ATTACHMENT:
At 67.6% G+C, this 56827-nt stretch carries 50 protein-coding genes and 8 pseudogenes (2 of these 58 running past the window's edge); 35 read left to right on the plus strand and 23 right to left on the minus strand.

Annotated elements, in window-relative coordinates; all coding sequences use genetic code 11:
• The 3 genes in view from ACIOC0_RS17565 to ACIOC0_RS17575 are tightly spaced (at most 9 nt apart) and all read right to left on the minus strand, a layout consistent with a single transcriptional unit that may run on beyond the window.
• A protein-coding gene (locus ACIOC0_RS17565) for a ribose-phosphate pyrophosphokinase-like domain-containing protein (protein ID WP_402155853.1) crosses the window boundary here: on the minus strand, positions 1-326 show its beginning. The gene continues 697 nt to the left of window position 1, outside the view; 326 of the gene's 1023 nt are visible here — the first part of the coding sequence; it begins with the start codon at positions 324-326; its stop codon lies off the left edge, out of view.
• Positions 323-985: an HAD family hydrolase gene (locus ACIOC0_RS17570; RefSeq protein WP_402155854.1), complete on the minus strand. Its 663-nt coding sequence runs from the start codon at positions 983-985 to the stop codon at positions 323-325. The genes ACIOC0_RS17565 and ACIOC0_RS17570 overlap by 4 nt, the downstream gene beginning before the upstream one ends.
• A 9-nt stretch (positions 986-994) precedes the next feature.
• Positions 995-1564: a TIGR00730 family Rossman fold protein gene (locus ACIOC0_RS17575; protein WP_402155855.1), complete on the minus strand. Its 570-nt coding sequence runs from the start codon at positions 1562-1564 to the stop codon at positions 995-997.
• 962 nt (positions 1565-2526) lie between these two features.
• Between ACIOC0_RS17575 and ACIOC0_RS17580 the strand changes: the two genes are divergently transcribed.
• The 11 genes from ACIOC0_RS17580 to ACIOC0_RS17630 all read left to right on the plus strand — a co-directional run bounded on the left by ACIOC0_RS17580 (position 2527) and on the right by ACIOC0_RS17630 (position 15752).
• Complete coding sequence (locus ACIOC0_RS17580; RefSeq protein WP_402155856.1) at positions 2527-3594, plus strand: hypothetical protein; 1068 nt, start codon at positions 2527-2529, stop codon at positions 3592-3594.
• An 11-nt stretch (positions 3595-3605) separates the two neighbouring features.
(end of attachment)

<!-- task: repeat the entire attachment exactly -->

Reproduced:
At 67.6% G+C, this 56827-nt stretch carries 50 protein-coding genes and 8 pseudogenes (2 of these 58 running past the window's edge); 35 read left to right on the plus strand and 23 right to left on the minus strand.

Annotated elements, in window-relative coordinates; all coding sequences use genetic code 11:
• The 3 genes in view from ACIOC0_RS17565 to ACIOC0_RS17575 are tightly spaced (at most 9 nt apart) and all read right to left on the minus strand, a layout consistent with a single transcriptional unit that may run on beyond the window.
• A protein-coding gene (locus ACIOC0_RS17565) for a ribose-phosphate pyrophosphokinase-like domain-containing protein (protein ID WP_402155853.1) crosses the window boundary here: on the minus strand, positions 1-326 show its beginning. The gene continues 697 nt to the left of window position 1, outside the view; 326 of the gene's 1023 nt are visible here — the first part of the coding sequence; it begins with the start codon at positions 324-326; its stop codon lies off the left edge, out of view.
• Positions 323-985: an HAD family hydrolase gene (locus ACIOC0_RS17570; RefSeq protein WP_402155854.1), complete on the minus strand. Its 663-nt coding sequence runs from the start codon at positions 983-985 to the stop codon at positions 323-325. The genes ACIOC0_RS17565 and ACIOC0_RS17570 overlap by 4 nt, the downstream gene beginning before the upstream one ends.
• A 9-nt stretch (positions 986-994) precedes the next feature.
• Positions 995-1564: a TIGR00730 family Rossman fold protein gene (locus ACIOC0_RS17575; protein WP_402155855.1), complete on the minus strand. Its 570-nt coding sequence runs from the start codon at positions 1562-1564 to the stop codon at positions 995-997.
• 962 nt (positions 1565-2526) lie between these two features.
• Between ACIOC0_RS17575 and ACIOC0_RS17580 the strand changes: the two genes are divergently transcribed.
• The 11 genes from ACIOC0_RS17580 to ACIOC0_RS17630 all read left to right on the plus strand — a co-directional run bounded on the left by ACIOC0_RS17580 (position 2527) and on the right by ACIOC0_RS17630 (position 15752).
• Complete coding sequence (locus ACIOC0_RS17580; RefSeq protein WP_402155856.1) at positions 2527-3594, plus strand: hypothetical protein; 1068 nt, start codon at positions 2527-2529, stop codon at positions 3592-3594.
• An 11-nt stretch (positions 3595-3605) separates the two neighbouring features.